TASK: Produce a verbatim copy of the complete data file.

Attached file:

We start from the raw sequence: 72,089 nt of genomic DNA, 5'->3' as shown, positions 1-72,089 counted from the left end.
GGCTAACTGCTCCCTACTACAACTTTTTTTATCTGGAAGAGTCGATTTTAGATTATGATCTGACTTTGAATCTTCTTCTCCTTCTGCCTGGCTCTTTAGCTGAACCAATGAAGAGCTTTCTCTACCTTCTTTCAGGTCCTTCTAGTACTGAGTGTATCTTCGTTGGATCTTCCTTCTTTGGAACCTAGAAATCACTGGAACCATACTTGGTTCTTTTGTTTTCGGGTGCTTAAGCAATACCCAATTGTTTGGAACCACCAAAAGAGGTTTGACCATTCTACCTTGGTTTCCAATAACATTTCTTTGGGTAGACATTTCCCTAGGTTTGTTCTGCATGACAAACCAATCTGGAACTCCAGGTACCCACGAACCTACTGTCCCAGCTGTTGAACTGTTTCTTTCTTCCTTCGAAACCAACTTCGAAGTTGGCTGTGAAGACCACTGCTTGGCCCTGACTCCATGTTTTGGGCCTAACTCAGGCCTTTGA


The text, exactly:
We start from the raw sequence: 72,089 nt of genomic DNA, 5'->3' as shown, positions 1-72,089 counted from the left end.
GGCTAACTGCTCCCTACTACAACTTTTTTTATCTGGAAGAGTCGATTTTAGATTATGATCTGACTTTGAATCTTCTTCTCCTTCTGCCTGGCTCTTTAGCTGAACCAATGAAGAGCTTTCTCTACCTTCTTTCAGGTCCTTCTAGTACTGAGTGTATCTTCGTTGGATCTTCCTTCTTTGGAACCTAGAAATCACTGGAACCATACTTGGTTCTTTTGTTTTCGGGTGCTTAAGCAATACCCAATTGTTTGGAACCACCAAAAGAGGTTTGACCATTCTACCTTGGTTTCCAATAACATTTCTTTGGGTAGACATTTCCCTAGGTTTGTTCTGCATGACAAACCAATCTGGAACTCCAGGTACCCACGAACCTACTGTCCCAGCTGTTGAACTGTTTCTTTCTTCCTTCGAAACCAACTTCGAAGTTGGCTGTGAAGACCACTGCTTGGCCCTGACTCCATGTTTTGGGCCTAACTCAGGCCTTTGA